When the news broke last week that Condé Nast would no longer continue to hire unpaid interns, staffers knew that only one thing would cure the pain of the end of free labor: alcohol. One GQ editorial intern was jokingly presented with a bottle of “coping whiskey” by her bosses. It was quite an old-media gesture for a time that seems particularly modern.
Condé’s decision to close off its unpaid internship program comes after a lawsuit from two former unpaid staffers, part of a bigger picture of lawsuits against large companies that have previously employed young people in unpaid positions. It’s what New York Magazine has dubbed “the Great Unpaid-Intern Uprising.”
Condé Nast has not released a statement about further action so far and did not return repeated requests for comment. Current interns will finish out their terms; the ban starts in 2014.
In several conversations with former Condé Nast interns and employees, the same thing has come up in almost every one: The effort to fill their shoes — presumably without a fleet of willing upstarts — will be interesting to watch.
One former intern said that she once overheard a editor telling an underling, “Don’t send a messenger, always send an intern. It saves money.”
John Surico, a former web intern and freelancer for Condé property GQ, called interns the “backbone” of the company. He said that editorial interns were more likely than web interns to do errand-based tasks, and that the worst tasks for editorial interns were lengthy interview transcriptions — some of which took over eight hours to complete.
“You can have an amazing Zach Baron story, but there’s no story without a transcription,” he said.
Another source described mixed feelings in the legal department where interns were not paid, but were sent on expensed trips and were given rooms in nice hotels. Allegedly the legal department’s training program started with the director telling a room of unpaid interns that whoever could come up with “a good idea” on the spot would get $100 cash.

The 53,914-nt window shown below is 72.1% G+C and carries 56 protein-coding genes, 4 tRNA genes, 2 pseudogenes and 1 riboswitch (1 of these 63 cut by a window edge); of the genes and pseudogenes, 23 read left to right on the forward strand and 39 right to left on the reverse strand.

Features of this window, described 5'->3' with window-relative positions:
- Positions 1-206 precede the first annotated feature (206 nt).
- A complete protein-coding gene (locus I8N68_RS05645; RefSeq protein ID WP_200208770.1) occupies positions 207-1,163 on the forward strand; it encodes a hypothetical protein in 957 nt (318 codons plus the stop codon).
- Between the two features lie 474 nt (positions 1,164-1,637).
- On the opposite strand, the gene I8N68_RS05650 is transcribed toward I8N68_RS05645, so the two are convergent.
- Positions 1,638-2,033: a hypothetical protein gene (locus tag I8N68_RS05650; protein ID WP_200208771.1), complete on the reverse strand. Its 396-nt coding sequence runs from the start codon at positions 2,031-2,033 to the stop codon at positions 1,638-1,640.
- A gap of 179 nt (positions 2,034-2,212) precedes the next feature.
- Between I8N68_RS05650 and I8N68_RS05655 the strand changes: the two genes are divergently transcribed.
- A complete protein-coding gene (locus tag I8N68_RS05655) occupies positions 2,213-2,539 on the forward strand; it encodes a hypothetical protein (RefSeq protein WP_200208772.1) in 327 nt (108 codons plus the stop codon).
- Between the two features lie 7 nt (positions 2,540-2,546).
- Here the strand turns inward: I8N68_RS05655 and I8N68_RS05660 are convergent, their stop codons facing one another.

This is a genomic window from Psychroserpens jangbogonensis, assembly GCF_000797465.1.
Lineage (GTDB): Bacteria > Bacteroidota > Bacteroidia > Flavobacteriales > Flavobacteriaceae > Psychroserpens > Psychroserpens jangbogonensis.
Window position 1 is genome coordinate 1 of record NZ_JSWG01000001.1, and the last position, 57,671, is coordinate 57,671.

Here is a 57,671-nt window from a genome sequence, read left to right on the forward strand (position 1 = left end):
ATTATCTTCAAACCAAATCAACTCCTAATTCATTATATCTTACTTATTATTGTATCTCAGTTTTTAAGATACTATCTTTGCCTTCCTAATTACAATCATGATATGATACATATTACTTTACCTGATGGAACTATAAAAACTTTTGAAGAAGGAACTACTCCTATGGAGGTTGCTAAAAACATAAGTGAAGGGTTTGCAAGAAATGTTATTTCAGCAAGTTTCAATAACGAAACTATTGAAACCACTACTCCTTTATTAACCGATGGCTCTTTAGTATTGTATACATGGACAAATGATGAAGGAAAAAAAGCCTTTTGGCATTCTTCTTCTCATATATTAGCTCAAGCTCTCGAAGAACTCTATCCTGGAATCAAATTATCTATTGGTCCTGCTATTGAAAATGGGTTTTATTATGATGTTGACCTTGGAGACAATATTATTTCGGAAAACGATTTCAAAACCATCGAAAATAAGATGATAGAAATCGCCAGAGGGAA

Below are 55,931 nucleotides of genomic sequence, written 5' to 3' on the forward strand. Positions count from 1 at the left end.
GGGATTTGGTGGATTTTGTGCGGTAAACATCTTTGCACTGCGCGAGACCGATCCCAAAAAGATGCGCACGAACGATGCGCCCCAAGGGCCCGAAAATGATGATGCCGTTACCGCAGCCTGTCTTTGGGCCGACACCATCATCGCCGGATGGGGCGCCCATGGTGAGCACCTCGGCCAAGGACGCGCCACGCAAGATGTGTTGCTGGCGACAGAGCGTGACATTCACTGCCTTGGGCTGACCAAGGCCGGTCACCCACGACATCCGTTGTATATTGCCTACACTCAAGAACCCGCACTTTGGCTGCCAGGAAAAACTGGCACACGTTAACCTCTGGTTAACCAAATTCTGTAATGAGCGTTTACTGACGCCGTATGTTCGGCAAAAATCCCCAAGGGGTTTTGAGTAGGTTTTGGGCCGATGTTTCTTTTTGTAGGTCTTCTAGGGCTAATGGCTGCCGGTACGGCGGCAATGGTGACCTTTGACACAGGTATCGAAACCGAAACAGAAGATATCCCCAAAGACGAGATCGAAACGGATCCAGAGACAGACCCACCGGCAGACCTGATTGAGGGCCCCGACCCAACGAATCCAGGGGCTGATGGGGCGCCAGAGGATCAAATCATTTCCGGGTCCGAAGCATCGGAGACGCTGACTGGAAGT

A 2007 Condé intern who wished to remain anonymous said one of the most important lessons she learned while working without pay is that breaking into the world of print media requires a steady cash flow from somewhere else besides work.
“A few years later,” she said, “I interviewed for a job as a features assistant at Vogue, during which an editor asked me what my parents did before telling me how much money I’d make: $25,000 a year.”
Jerry Donahue, the assistant director of career services at Northwestern’s Medill program — whose son is a journalist — said unpaid internships are a personal choice and should be considered carefully. “It’s up to them. … In a lot of cases, it comes down to job description. What are you actually going to be doing at that job?”
Still, Kelly Brown, director of career services at Syracuse University’s Newhouse School of Communications, said that there was “a lot of disappointment” in her program when Condé’s decision became known.
She advised students to become more aggressive networkers. “People like to say, ‘It’s not what you know, it’s who you know,’ but I like to say, ‘It’s who knows you,’” she said.
Julie Hartenstein, the associate dean for career services at Columbia University’s journalism school, said that her program’s students — who are usually rooted in solid careers at the point of enrollment — aren’t necessarily in the market for unpaid internships but she still applauded Condé’s decision.
“It’s the right decision legally and ethically,” she said.
Hartenstein acknowledges that a student couldn’t survive on a paid internship — the inevitable new first step for a young journo in the city — but she’s happy it’s a step up from the alternative.
“At least it’s something — where is anyone going to live on minimum wage in New York?” she said. “At least you’ll be sleeping on someones’s couch instead of digging yourself into further debt to get your foot in the door. It’s not an easy question.”
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